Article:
Many government departments, such as Basic Education (Funza Lushaka), Social Development, Labour, and Science and Technology, to mention a few, offer bursaries to learners who meet certain requirements.
These are bursaries that usually have a work-back condition – in other words, you will be required to work for the number of years for which you received the bursary (or longer).
There are also a number of organisations and companies, such as the Rural Education Access Programme (REAP), mining companies, law firms, accounting firms, and entities such as Telkom, ESKOM and CSIR, to mention a few, that also offer bursaries to high achieving and deserving learners.
They may require that you “pay back” the bursary by working at their organisation once you have completed your studies, but this is a plus as you gain work experience and have a guaranteed job after you have completed your studies.
Ask the university’s FAO or SSC at the TVET College about these and other available scholarships, bursaries and loans.
Sometimes when you apply for a bursary, you may be asked to write a HWSETA Career Guidance Brochure 17 letter of motivation. A great introduction in your letter gives a good first impression. The letter must be well written and to the point, highlighting your strengths and detailing your long-term goals.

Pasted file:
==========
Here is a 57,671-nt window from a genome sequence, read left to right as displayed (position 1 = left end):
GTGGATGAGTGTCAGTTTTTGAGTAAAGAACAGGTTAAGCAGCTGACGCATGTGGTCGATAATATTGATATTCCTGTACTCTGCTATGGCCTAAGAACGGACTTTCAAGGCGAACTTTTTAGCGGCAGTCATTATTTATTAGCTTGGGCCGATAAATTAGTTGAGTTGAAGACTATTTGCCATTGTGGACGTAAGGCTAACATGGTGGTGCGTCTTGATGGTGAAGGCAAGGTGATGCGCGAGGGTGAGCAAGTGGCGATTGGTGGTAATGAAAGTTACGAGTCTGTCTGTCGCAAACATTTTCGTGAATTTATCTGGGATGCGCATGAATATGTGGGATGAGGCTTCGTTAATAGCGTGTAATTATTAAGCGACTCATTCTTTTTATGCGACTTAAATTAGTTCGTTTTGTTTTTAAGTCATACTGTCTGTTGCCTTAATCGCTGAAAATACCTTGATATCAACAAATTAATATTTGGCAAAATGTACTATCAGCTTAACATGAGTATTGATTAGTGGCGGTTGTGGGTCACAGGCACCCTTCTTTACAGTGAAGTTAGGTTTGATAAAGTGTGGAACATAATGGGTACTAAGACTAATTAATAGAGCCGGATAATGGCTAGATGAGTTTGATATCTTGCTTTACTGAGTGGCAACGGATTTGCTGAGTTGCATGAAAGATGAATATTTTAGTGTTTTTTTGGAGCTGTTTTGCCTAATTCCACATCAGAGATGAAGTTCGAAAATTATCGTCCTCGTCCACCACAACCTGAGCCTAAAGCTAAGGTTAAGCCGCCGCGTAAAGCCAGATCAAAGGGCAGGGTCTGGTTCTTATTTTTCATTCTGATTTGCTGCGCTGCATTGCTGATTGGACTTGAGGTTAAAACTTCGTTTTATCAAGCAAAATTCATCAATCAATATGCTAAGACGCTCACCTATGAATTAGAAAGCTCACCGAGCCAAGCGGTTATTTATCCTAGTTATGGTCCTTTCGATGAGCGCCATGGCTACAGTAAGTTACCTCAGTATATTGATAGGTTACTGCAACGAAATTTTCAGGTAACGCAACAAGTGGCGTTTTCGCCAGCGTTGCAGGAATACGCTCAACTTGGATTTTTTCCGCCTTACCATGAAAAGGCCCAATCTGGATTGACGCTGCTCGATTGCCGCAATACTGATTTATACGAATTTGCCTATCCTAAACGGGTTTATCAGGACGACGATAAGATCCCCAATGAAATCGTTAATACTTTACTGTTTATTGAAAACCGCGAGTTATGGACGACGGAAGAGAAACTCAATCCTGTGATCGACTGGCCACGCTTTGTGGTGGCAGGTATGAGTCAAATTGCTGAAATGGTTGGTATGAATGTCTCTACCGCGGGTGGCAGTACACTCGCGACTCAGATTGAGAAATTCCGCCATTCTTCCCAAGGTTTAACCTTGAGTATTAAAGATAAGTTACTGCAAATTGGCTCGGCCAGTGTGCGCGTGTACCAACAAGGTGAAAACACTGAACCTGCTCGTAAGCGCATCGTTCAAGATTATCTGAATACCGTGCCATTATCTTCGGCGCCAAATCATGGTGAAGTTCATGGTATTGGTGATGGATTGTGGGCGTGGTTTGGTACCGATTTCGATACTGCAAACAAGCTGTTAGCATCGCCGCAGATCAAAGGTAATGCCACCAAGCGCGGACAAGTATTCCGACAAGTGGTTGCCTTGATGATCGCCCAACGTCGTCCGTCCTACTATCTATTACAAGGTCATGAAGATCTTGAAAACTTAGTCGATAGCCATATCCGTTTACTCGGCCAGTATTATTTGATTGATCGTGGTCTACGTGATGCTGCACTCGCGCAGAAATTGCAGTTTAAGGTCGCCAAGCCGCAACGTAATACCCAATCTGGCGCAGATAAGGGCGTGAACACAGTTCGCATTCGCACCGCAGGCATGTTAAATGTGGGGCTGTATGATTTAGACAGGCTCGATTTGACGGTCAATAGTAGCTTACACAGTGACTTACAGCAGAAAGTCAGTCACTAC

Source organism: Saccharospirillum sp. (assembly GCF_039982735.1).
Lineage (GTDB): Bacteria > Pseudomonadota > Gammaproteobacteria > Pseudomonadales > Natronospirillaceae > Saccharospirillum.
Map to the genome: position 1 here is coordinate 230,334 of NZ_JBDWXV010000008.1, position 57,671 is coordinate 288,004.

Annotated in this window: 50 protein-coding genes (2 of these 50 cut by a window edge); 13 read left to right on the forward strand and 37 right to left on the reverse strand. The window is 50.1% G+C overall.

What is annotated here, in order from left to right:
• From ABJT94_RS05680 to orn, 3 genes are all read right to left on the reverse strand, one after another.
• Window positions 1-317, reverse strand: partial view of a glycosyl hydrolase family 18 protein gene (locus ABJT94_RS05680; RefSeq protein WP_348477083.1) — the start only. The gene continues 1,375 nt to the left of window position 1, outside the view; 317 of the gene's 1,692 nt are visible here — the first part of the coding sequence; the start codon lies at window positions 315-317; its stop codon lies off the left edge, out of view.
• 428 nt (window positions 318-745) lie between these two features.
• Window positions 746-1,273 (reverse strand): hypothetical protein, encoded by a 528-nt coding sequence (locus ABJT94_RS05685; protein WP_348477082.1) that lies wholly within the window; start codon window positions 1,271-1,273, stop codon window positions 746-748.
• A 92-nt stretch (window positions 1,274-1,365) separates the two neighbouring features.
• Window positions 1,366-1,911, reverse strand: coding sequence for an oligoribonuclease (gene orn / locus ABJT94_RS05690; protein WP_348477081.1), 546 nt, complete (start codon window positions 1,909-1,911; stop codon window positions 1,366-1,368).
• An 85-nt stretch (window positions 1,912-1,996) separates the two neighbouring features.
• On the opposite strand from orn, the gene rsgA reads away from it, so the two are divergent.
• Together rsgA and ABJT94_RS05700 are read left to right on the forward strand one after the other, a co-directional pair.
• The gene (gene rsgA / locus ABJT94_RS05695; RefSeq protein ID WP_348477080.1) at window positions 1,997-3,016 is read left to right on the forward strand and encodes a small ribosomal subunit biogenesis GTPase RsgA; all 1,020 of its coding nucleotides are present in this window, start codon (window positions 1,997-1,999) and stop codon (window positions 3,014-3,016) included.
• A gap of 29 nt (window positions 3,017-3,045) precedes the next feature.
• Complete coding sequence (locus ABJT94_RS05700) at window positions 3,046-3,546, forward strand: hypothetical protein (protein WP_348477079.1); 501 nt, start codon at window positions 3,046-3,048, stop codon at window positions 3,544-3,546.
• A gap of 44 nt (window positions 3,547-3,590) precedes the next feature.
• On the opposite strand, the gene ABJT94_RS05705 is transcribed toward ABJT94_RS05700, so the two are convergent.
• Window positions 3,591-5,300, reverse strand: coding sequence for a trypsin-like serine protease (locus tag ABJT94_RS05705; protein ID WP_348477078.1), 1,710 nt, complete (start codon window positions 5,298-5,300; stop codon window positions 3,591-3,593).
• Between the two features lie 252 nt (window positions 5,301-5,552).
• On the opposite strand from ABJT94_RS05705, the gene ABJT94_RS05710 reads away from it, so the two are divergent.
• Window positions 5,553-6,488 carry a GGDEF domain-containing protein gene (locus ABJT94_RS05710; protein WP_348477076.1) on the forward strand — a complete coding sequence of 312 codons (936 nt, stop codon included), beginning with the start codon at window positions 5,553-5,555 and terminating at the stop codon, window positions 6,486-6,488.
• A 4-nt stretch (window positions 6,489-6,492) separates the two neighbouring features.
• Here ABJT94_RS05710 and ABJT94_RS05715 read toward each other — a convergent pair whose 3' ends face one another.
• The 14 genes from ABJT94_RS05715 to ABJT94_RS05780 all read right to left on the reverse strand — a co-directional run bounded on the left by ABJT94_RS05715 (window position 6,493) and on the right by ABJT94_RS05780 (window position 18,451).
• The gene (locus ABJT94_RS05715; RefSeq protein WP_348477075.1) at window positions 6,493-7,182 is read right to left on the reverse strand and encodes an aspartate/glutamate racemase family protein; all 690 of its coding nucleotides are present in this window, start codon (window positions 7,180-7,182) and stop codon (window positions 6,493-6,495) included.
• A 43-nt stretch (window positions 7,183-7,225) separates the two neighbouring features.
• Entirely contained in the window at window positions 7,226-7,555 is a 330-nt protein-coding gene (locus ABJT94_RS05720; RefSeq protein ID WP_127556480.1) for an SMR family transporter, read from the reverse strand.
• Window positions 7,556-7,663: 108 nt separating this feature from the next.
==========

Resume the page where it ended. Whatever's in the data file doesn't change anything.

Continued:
Ensure that the letter is respectful and mature in tone, grabs the potential funder’s attention and compels them into action, i.e. awarding you with a bursary. Most major commercial banks also provide services for student loans and parents can also approach the company at which they are employed for a bursary or student loan on behalf of their child.
To secure financial assistance you should consistently conduct internet searches and look through print media to discover currently available opportunities and the relevant criteria for student loans, bursaries and scholarships for the next academic year.
You should talk to mentors to gain advice about financial assistance to study in a particular career field you would like to follow. Identify the professional body for that specific career field and engage them on financial assistance avenues that you can pursue.
Remember each student loan, bursary or scholarship has different terms and conditions and you must carefully weigh the advantages and disadvantages before deciding whether to apply or accept one of these opportunities.
It is recommended that you do thorough research to compare different opportunities and what they offer to ensure that you meet all of the required criteria and most importantly to match your career aspirations to these opportunities.
When applying for a student loan, bursary or scholarship make sure you also do the following:
- Complete the application in full thus ensuring you provide sufficient information about yourself, your future plans, and career aspirations.
- Never submit a late application as this will automatically disqualify you from the opportunity.
- Be truthful about your financial situation. If you are not in financial distress it will be discovered later on as all financial statements have to be submitted
- Be realistic when asked for a yearly spending budget, do not try to get more resources than actually required as you may not end up qualifying for the funding.
- There is nothing to lose, so be open, honest and transparent about the available resources you do have as it will improve your chances of gaining an opportunity you really need to secure your future.